The Methodist chapel was a Victorian building, and at the time I moved to Hastings, in 1979, it was one of those congregations for which the backbone was a local family — in this case the Miller-Wallis-Novis-Page clan. These people were (still are) the salt of the Earth, their lives shaped by their faith. Shining souls, of steady goodness. Kind, honest, true — just the best people you could ever meet.

The years went by, and church attendance dwindled. A few years back (not long ago, only two or three years) the decision was eventually made to close Hollington Chapel. The members were old and the community struggling to keep going. This decision brought deep sadness. Brenda Wallis had been attending church there for 90 years when the decision was made to close. 90 years. Such a wrench.

So the chapel was closed and the people joined forces with Park Road Methodist Chapel a mile up the hill, making what is now called St Leonards On Sea Methodist Chapel. A bit of a mouthful. In my diary it's Slosmic. Or Slosmc if you want to be pedantic.

You don't need to know anything more about present times for our Methodist Circuit, I'll just move on now and tell you about my dream. You have enough background.

I dreamt that I was walking up by the Rec. This was no place that exists in this area in real life, only in the dream. We do have such places, but not right here.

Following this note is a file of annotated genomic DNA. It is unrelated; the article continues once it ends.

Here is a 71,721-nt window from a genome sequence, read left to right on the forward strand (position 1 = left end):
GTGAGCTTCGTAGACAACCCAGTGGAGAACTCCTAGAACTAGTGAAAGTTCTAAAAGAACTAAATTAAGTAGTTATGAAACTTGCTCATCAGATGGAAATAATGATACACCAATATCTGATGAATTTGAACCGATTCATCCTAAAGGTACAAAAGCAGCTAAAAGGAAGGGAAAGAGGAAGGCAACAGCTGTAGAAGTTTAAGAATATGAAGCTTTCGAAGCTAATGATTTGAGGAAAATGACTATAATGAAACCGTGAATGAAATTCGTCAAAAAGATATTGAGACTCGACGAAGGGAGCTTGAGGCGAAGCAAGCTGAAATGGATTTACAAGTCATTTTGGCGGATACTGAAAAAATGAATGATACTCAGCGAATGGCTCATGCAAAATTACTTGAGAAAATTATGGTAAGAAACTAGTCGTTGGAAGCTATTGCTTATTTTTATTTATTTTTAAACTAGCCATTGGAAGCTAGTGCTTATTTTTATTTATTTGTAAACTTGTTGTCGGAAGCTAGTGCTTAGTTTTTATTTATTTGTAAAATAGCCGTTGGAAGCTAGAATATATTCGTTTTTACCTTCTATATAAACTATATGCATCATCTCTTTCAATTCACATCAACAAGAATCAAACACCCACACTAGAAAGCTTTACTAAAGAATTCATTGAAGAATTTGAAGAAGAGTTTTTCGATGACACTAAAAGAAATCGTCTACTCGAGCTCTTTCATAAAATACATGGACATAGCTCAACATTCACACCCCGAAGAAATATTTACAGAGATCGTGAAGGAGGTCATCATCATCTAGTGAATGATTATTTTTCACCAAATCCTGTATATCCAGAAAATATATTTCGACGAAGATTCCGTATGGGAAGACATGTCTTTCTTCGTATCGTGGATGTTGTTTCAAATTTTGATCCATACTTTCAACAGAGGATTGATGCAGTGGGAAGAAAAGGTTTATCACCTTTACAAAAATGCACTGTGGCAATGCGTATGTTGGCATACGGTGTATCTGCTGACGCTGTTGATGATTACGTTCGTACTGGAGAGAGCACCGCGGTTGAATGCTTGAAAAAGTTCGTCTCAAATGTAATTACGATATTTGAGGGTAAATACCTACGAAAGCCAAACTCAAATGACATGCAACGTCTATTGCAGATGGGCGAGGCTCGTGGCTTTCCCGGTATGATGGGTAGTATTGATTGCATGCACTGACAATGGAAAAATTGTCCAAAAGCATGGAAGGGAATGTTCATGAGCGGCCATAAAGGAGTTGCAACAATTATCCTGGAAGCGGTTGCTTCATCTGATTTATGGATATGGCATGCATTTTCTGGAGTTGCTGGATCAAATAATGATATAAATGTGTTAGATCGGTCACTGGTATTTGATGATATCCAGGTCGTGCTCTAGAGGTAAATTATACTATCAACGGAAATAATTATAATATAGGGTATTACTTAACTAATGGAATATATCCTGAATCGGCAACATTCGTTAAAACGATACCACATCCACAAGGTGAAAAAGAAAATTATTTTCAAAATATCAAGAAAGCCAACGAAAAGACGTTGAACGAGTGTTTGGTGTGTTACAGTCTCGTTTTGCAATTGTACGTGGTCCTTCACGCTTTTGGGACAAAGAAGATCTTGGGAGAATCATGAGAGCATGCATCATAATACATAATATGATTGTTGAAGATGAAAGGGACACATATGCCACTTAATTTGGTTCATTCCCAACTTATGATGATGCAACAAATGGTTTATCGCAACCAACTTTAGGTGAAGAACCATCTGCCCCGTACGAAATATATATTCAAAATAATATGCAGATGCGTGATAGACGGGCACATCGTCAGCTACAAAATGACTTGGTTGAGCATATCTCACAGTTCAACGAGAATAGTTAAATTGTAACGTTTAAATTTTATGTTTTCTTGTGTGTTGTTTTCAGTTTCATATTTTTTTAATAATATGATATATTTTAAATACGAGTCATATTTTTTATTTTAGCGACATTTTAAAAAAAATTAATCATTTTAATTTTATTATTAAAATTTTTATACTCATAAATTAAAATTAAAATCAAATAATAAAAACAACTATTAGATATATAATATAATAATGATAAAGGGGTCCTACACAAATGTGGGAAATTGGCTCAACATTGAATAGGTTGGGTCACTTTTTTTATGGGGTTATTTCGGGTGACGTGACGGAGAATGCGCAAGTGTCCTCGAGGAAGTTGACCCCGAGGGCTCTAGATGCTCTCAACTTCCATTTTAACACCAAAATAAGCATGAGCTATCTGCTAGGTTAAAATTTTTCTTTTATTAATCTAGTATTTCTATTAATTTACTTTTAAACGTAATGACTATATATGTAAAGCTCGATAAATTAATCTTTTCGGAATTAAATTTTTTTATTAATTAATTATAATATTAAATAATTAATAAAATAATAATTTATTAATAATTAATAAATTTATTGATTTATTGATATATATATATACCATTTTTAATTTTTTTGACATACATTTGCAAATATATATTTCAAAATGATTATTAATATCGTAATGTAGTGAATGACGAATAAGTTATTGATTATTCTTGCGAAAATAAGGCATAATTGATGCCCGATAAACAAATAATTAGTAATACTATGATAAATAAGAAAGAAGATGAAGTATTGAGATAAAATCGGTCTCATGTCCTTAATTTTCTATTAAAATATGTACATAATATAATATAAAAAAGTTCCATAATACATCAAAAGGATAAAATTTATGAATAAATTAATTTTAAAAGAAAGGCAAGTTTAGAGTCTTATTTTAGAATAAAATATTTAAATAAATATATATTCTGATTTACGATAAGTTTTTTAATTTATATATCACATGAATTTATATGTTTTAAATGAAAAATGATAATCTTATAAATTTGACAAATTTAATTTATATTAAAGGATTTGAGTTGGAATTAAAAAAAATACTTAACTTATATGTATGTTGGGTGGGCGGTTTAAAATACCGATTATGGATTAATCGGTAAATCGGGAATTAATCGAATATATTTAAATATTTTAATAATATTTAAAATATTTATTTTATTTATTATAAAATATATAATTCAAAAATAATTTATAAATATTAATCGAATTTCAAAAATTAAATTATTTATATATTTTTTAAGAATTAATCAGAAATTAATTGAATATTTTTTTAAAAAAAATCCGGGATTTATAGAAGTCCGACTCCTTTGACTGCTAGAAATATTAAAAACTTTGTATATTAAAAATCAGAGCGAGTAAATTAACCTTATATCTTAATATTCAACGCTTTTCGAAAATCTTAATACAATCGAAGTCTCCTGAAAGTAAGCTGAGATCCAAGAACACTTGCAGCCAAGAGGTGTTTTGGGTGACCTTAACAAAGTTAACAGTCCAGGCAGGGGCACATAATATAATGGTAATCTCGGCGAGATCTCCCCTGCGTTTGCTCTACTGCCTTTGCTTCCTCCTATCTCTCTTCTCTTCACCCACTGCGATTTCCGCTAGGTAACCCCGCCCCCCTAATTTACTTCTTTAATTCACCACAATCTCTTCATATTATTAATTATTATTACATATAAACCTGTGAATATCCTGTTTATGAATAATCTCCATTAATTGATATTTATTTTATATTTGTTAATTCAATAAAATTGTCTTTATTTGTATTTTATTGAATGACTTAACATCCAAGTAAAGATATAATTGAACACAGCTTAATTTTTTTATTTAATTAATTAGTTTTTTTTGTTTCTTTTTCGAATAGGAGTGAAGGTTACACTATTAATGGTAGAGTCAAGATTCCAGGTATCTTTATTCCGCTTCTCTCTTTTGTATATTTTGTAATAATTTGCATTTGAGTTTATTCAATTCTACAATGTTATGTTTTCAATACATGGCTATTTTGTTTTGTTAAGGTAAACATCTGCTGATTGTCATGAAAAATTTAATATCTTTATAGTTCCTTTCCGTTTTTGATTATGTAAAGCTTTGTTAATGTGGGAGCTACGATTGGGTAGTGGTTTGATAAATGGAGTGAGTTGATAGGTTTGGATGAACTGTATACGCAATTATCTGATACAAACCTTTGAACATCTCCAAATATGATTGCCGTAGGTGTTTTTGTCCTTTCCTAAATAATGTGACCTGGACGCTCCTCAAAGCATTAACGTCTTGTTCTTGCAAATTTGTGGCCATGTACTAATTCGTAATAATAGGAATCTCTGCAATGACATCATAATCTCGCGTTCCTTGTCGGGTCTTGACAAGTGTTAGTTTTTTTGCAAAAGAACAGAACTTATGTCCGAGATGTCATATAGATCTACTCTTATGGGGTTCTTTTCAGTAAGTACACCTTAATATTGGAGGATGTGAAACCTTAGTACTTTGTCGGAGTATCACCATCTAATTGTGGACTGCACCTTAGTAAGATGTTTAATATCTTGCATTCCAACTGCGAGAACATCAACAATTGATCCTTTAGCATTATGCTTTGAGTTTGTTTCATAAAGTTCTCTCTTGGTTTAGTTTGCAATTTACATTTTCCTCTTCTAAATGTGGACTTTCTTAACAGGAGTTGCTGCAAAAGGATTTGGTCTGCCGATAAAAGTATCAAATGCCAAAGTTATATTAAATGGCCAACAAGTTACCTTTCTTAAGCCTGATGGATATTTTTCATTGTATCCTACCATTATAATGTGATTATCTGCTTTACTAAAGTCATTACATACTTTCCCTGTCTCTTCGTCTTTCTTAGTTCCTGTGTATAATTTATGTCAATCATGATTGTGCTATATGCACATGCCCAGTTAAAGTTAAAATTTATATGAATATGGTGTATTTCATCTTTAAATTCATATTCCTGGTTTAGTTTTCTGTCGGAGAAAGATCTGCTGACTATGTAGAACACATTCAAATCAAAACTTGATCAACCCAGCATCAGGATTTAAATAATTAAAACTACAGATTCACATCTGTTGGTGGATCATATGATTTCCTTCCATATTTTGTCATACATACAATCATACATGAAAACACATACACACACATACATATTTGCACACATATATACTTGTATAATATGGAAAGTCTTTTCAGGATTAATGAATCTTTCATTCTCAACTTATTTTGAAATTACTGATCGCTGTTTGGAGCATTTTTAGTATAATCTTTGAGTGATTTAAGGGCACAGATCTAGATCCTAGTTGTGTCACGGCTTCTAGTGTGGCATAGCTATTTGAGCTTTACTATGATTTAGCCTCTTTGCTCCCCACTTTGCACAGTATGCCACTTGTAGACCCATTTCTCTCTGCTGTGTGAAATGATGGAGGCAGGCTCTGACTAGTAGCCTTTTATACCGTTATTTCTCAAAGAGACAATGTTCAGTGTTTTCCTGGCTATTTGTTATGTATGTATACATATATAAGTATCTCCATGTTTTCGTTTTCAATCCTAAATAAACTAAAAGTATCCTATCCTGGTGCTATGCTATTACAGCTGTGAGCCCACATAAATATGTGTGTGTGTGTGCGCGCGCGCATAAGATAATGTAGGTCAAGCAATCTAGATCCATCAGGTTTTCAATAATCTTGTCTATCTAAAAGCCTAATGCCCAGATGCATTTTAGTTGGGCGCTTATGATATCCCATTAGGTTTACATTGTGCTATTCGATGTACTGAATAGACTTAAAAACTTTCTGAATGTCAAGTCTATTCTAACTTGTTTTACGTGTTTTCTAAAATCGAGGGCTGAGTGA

So I was walking in the Rec (make of that what you will), across an tarmac-ed patch of ground with some shrubs still dead from winter, wet and brown in the miserable weather. There was rubbish dropped around. The Rec. Deadness. Used and discarded bits and pieces. 

The place was empty and deserted. At the edge of the area of tarmac, in the corner by the shrubs, stood a Port-a-cabin, and the door was open.

I should tell you that back in the days of the Ashburnham Stable Family, a powerhouse of praise and prayer in East Sussex, in the corner of the stable yard at Ashburnham, as close as possible to the place where the meeting room for prayer was planned to be, a Port-a-cabin stood. We called it "the prayer cabin", because that's what it was for. There was a diary in it where you entered when you could come there to pray, and the idea was that, 24/7, there'd be a member of the Stable Family there praying for the church in East Sussex.

In my dream a similar Port-a-cabin stood there at the corner on the rubbish-strewn tarmac at the edge of the Rec, and through the open door I could hear and see the women from Hollington Chapel. Brenda Wallis was there, and Sylvia Miller, Dawn and Pearl and Shirley and all of them. They were having a prayer meeting, which was just coming to a close, and they were singing.

At the end of the meeting, they came out, still singing.

The song (this is not a song that already exists, it was just in my dream) went like this:

Hold fast!
Stand firm!
Praise God!
Believe the Gospel!
Strength for living is just for this day!

Now, when I say they were singing it, they were — but the "Hold fast! Stand firm!" bits were more a sort of shout, accompanied by fist pumps. It was a very powerful song. And they were coming out into the grotty old Rec on this wintry day, singing. 

I made sure not to forget the song when I woke up.

I wanted to sing it for you — I'm afraid I have a very elderly-lady voice these days, so you won't really get the power and confidence of it, you'll just have to imagine that; but at least it'll give you the tune.